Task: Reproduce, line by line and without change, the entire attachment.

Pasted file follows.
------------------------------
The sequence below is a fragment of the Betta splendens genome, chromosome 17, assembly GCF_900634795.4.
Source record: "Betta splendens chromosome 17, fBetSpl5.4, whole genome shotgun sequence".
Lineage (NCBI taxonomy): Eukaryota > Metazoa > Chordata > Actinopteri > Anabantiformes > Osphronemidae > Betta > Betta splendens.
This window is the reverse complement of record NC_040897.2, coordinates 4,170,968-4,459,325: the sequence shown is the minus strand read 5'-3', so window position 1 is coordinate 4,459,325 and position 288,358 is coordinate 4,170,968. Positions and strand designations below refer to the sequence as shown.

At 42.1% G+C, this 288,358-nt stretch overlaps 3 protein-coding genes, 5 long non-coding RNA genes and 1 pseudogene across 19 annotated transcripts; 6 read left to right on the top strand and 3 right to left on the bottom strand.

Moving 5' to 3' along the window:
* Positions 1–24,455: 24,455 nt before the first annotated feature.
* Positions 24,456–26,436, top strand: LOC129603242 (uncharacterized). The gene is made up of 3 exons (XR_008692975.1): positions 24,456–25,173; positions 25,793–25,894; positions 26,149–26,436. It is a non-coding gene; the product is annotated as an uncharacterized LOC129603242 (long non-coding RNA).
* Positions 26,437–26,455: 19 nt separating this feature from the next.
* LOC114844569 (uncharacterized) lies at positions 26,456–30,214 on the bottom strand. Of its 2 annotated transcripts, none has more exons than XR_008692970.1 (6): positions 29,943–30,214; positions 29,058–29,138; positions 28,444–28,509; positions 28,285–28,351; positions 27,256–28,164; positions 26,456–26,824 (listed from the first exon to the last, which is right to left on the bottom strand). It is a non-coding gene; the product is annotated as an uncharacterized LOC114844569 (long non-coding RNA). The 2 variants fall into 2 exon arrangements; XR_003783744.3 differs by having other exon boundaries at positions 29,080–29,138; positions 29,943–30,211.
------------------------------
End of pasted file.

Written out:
The sequence below is a fragment of the Betta splendens genome, chromosome 17, assembly GCF_900634795.4.
Source record: "Betta splendens chromosome 17, fBetSpl5.4, whole genome shotgun sequence".
Lineage (NCBI taxonomy): Eukaryota > Metazoa > Chordata > Actinopteri > Anabantiformes > Osphronemidae > Betta > Betta splendens.
This window is the reverse complement of record NC_040897.2, coordinates 4,170,968-4,459,325: the sequence shown is the minus strand read 5'-3', so window position 1 is coordinate 4,459,325 and position 288,358 is coordinate 4,170,968. Positions and strand designations below refer to the sequence as shown.

At 42.1% G+C, this 288,358-nt stretch overlaps 3 protein-coding genes, 5 long non-coding RNA genes and 1 pseudogene across 19 annotated transcripts; 6 read left to right on the top strand and 3 right to left on the bottom strand.

Moving 5' to 3' along the window:
* Positions 1–24,455: 24,455 nt before the first annotated feature.
* Positions 24,456–26,436, top strand: LOC129603242 (uncharacterized). The gene is made up of 3 exons (XR_008692975.1): positions 24,456–25,173; positions 25,793–25,894; positions 26,149–26,436. It is a non-coding gene; the product is annotated as an uncharacterized LOC129603242 (long non-coding RNA).
* Positions 26,437–26,455: 19 nt separating this feature from the next.
* LOC114844569 (uncharacterized) lies at positions 26,456–30,214 on the bottom strand. Of its 2 annotated transcripts, none has more exons than XR_008692970.1 (6): positions 29,943–30,214; positions 29,058–29,138; positions 28,444–28,509; positions 28,285–28,351; positions 27,256–28,164; positions 26,456–26,824 (listed from the first exon to the last, which is right to left on the bottom strand). It is a non-coding gene; the product is annotated as an uncharacterized LOC114844569 (long non-coding RNA). The 2 variants fall into 2 exon arrangements; XR_003783744.3 differs by having other exon boundaries at positions 29,080–29,138; positions 29,943–30,211.